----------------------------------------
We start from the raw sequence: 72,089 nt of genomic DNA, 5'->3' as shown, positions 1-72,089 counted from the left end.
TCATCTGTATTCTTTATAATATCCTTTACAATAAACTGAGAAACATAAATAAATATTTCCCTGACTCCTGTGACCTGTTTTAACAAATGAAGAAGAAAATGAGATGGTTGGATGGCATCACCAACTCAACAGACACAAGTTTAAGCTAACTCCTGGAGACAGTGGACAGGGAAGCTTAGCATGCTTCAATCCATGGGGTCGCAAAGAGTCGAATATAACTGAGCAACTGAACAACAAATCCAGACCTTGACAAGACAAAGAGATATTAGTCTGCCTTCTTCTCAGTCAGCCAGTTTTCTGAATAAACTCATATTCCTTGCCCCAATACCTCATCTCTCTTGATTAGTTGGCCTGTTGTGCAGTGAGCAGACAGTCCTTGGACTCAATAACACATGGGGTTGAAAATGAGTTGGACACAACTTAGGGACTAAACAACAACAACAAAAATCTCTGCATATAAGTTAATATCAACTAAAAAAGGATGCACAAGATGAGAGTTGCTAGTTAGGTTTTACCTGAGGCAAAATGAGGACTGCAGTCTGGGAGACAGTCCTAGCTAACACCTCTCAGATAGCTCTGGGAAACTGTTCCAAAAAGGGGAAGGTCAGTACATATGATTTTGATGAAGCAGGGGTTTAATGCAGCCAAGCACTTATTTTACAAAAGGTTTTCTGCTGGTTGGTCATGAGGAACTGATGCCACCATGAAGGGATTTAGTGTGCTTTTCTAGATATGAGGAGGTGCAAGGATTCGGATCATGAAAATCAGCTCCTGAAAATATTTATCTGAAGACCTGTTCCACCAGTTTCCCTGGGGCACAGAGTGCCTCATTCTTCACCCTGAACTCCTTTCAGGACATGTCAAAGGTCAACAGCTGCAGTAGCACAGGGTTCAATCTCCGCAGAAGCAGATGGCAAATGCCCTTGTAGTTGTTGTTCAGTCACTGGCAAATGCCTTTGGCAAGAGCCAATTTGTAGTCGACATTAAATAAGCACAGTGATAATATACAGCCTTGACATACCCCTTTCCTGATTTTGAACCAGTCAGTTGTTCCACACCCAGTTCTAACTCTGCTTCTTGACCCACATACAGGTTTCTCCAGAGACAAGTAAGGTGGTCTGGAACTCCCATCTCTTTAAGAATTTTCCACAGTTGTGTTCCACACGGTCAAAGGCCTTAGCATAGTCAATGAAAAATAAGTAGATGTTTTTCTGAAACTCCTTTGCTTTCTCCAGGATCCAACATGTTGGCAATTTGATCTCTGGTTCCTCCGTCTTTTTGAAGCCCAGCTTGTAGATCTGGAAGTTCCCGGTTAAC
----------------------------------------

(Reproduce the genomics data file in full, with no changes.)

We start from the raw sequence: 72,089 nt of genomic DNA, 5'->3' as shown, positions 1-72,089 counted from the left end.
TCATCTGTATTCTTTATAATATCCTTTACAATAAACTGAGAAACATAAATAAATATTTCCCTGACTCCTGTGACCTGTTTTAACAAATGAAGAAGAAAATGAGATGGTTGGATGGCATCACCAACTCAACAGACACAAGTTTAAGCTAACTCCTGGAGACAGTGGACAGGGAAGCTTAGCATGCTTCAATCCATGGGGTCGCAAAGAGTCGAATATAACTGAGCAACTGAACAACAAATCCAGACCTTGACAAGACAAAGAGATATTAGTCTGCCTTCTTCTCAGTCAGCCAGTTTTCTGAATAAACTCATATTCCTTGCCCCAATACCTCATCTCTCTTGATTAGTTGGCCTGTTGTGCAGTGAGCAGACAGTCCTTGGACTCAATAACACATGGGGTTGAAAATGAGTTGGACACAACTTAGGGACTAAACAACAACAACAAAAATCTCTGCATATAAGTTAATATCAACTAAAAAAGGATGCACAAGATGAGAGTTGCTAGTTAGGTTTTACCTGAGGCAAAATGAGGACTGCAGTCTGGGAGACAGTCCTAGCTAACACCTCTCAGATAGCTCTGGGAAACTGTTCCAAAAAGGGGAAGGTCAGTACATATGATTTTGATGAAGCAGGGGTTTAATGCAGCCAAGCACTTATTTTACAAAAGGTTTTCTGCTGGTTGGTCATGAGGAACTGATGCCACCATGAAGGGATTTAGTGTGCTTTTCTAGATATGAGGAGGTGCAAGGATTCGGATCATGAAAATCAGCTCCTGAAAATATTTATCTGAAGACCTGTTCCACCAGTTTCCCTGGGGCACAGAGTGCCTCATTCTTCACCCTGAACTCCTTTCAGGACATGTCAAAGGTCAACAGCTGCAGTAGCACAGGGTTCAATCTCCGCAGAAGCAGATGGCAAATGCCCTTGTAGTTGTTGTTCAGTCACTGGCAAATGCCTTTGGCAAGAGCCAATTTGTAGTCGACATTAAATAAGCACAGTGATAATATACAGCCTTGACATACCCCTTTCCTGATTTTGAACCAGTCAGTTGTTCCACACCCAGTTCTAACTCTGCTTCTTGACCCACATACAGGTTTCTCCAGAGACAAGTAAGGTGGTCTGGAACTCCCATCTCTTTAAGAATTTTCCACAGTTGTGTTCCACACGGTCAAAGGCCTTAGCATAGTCAATGAAAAATAAGTAGATGTTTTTCTGAAACTCCTTTGCTTTCTCCAGGATCCAACATGTTGGCAATTTGATCTCTGGTTCCTCCGTCTTTTTGAAGCCCAGCTTGTAGATCTGGAAGTTCCCGGTTAAC